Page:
As a business owner, you receive payment for your product or service from your customer so the money works completely different than from an employer. You may charge your customer sales tax as applicable, but you now have some choices that you can strategically make with that money you've received. In short, you can make your money work for you and create more income for your household BEFORE you must pay taxes on it. This is through legitimate, strategic tax deductions. Maybe continuing to expand your business. You pay taxes last, instead of first as you do as an employee. That's a very simplified version of it, but I just want you to get the basic concepts here.
Next you'll need to understand those important deductions. Deductions are legitimate expenses you pay for that then lowers your taxable income. As an employee or a business owner or both, you need to be very cozy with deductions, what they are, and their rules. Go to www.IRS.gov and search "deductions." There are two deduction headings you are going to see there, itemized and standard deductions. Now there are advantages to using one or the other but eventually you will probably want to itemize. This itemizing will again lower your taxable income to take full advantage of legitimate tax deductions.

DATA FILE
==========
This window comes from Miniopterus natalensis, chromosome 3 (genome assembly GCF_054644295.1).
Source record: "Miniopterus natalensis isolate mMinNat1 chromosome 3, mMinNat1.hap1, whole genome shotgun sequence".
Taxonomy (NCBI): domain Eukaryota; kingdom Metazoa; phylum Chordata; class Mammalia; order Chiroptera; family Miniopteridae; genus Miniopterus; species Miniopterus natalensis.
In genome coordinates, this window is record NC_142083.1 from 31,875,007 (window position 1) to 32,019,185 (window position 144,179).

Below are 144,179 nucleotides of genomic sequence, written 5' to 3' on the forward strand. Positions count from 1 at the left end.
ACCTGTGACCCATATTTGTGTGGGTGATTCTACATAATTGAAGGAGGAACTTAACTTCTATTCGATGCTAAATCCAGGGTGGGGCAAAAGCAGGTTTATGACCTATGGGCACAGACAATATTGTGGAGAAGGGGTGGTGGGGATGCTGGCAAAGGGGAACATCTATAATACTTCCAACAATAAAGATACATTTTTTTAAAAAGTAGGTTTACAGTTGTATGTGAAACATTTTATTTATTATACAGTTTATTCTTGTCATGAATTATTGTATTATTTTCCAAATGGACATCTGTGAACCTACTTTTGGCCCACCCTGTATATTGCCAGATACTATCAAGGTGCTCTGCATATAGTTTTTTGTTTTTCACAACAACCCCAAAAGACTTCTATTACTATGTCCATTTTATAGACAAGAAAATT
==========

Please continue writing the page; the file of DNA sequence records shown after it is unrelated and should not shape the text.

As a business owner, you are going to want to track mileage, advertising expenses, and product costs plus many others. Good book keeping is key. Do you use your 2nd cell phone only for business? Do you drive to meet with clients? Save receipts and track that mileage. If you are a sole proprietor, you probably will look for the schedule C. As our economy moves more towards the "gig" or "sharing" economic structure, more of us are needing to be fully educated on our own tax strategy. The IRS even promotes a whole page on the site to the "sharing" economy.